Miserable Old Duffer's Guide to Working With Clojure
08 April 2020

I’m not going to talk about the language, or its philosophy, or its pitfalls or best practices, or any of that. I’m going to talk about the most significant, but least expected, barrier to learning Clojure: workflow.

It took me a while to work out how to work with Clojure.


Everyone bangs on about the REPL. I guess if you come from a compiled language background, it’s pretty exciting, but my gateway drug to Clojure was Ruby, and I’ve clocked up a lot of hours in irb.

I immediately felt comfortable in the standard Clojure REPL just like IRB, and it’s fine for that, but I found Rebel Readline, with its ability to highlight, automatically pop up function arguments, and balance parentheses, made the experience much better.

REPL Integration and Editing

The REPL was great for getting started, and it’s quite feasible to put together complete programs in there, but when I learn a language I’m more comfortable writing something, running it, and iterating like that. This is where I hit a snag, because the JVM start up time makes it impractical to work like that.

A good Clojure work flow requires integration of REPL and editor. That is, an IDE. I’ve tried various IDEs: I want to like them, I want to get it, but I never get on with them. I want to use vi, and proper vi, not sketchy bindings in something built not to use them. I use a Xerox Alto style portrait mode screen with a pretty low resolution, and pretty big text (I’m old, okay?) and modern IDEs are absolutely incompatible with that layout.

As I was picking up the language syntax, and writing 20-line programs, I quite liked Nightcode, but I couldn’t use it for anything non-trivial. I tried Atom, Lighttable, even Emacs, but whatever the long-term benefits, twenty-five years of hjkl habits are not easily overcome. And learning Clojure was enough on its own, without having to learn an IDE at the same time.

Eventually I bit the bullet and installed vim-fireplace. This gives me a close enough integration with the REPL, and all I had to learn was a few new bindings.

I also have vim-paredit, which takes care of bracket and quote balancing, and rainbow-parentheses makes the reading a little easier, particularly if you have a light-on-dark colourscheme. (Which I generally don’t.) It’s true what Lisp people say though: after a little while you don’t notice the parentheses.

To work on a Clojure project, I cd to the directory and run

$ lein repl

then once it’s up, open a new terminal tab and vi the file. I can evaluate the expression under the cursor with cpp, or run the whole program with :%Eval. Output appears at the bottom of the screen. I’ve seen people do fancier things with IDE REPL integration, but I’m happy with what I have.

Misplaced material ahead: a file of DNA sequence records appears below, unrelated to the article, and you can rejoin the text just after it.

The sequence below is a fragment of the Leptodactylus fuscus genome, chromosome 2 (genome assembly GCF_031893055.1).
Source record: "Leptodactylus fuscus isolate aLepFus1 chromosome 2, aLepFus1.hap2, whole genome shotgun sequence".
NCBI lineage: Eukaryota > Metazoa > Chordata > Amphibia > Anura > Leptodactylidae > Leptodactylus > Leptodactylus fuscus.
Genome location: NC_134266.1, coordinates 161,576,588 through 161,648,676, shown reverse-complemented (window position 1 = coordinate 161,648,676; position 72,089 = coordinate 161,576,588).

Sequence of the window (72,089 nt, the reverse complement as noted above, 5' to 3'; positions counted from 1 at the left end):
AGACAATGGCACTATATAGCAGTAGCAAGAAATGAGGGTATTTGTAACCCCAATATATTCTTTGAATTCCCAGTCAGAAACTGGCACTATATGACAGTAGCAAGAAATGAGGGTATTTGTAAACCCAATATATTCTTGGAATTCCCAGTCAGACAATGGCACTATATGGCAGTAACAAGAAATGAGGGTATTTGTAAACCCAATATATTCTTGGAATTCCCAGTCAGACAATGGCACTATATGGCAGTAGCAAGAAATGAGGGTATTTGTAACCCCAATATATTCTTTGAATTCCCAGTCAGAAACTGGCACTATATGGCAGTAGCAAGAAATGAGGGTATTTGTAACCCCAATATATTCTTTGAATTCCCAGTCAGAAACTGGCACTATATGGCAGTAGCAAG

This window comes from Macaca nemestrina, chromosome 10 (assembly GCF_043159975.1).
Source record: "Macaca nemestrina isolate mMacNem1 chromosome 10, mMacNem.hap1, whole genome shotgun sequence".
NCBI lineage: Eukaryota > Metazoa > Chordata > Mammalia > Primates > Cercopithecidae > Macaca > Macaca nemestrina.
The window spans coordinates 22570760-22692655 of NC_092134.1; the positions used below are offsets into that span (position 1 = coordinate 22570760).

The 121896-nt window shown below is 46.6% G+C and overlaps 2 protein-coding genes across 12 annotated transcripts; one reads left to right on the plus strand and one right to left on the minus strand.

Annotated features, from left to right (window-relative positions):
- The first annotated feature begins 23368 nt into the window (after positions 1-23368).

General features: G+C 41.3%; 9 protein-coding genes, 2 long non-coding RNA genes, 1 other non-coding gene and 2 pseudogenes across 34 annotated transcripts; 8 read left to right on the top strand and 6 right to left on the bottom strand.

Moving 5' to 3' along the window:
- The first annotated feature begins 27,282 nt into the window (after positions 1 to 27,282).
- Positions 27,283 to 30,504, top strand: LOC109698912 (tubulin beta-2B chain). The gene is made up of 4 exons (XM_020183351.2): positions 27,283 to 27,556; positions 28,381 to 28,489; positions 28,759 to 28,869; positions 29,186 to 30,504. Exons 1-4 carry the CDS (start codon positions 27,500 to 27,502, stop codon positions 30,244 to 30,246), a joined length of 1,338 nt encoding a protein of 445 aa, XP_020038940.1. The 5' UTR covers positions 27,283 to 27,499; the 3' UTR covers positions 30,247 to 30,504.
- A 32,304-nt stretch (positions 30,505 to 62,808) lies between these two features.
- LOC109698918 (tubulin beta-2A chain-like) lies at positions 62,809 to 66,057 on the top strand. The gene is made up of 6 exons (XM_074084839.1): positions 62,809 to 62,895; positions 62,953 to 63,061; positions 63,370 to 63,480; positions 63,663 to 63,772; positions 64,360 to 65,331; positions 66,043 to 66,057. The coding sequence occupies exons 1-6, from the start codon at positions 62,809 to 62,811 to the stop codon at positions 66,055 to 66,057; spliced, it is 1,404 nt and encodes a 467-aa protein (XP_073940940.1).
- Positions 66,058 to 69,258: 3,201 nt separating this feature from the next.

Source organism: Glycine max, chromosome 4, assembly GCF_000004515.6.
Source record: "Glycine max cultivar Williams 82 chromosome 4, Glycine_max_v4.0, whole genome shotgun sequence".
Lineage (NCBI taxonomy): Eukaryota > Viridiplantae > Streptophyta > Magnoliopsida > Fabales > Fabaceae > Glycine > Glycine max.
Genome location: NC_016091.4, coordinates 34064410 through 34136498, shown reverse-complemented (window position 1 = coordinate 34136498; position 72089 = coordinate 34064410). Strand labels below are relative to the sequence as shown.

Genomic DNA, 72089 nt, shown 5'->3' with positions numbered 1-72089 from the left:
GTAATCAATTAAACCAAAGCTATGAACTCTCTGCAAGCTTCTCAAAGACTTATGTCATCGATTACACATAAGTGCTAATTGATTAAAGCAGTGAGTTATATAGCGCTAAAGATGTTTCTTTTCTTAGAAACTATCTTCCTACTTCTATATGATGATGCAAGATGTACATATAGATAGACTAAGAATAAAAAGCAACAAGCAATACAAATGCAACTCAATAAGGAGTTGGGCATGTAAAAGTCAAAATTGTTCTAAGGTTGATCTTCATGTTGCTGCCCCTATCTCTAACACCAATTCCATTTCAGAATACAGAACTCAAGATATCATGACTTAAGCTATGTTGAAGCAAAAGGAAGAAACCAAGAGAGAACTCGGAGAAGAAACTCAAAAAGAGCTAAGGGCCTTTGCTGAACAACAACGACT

I had the same problem with tests as with execution. When running lein test takes at least half a minute, the appeal of unit tests lessens dramatically.

Now I use lein-test-refresh, a Leiningen plugin that re-runs tests whenever anything under test/ changes. When I open the REPL tab I mentioned earlier, I also open a test tab, and run

$ lein test-refresh

Then I can ctrl-arrow between my full-screen editor window and the full-screen test output whenever I make a change. It’s a super-fast cycle. If I had more screen real-estate I would probably tile two windows together, but then I’d have to move my eyes, and I can’t be bothered with that.

I have looked at a couple of the other testing frameworks, but so far I like clojure.test just fine, and I feel that if I have easy access to mocks and stubs and spies, I’ll use them, rather than putting in the effort to write more purely functional code which doesn’t need such things.

Linting and Static Analysis

I’m a big fan of static analysis, because it can teach you a lot about idiomatic use of the language. I very much like kibit, which integrates with vim, and offers some excellent advice. The same author also provides the linter Eastwood and there’s a vim plugin for that too.


Despite – or possibly because of – having worked in operations for twenty years, deploying every kind of artefact on every kind of platform, I’m a big fan of Heroku. It supports Clojure with virtually no effort, and works just great. Merge to a release branch, and boom, it’s live. Lovely.

I’ve also deployed Clojure code into Amazon ECS using Docker. For minimum resistance, the images on Docker Hub work just fine (I favour the Alpine flavour), but it’s easy to start from a bare OS image and chuck in a JRE and Leiningen.


That’s my workflow. It’s simple and a bit old fashioned, which is probably why it suits me.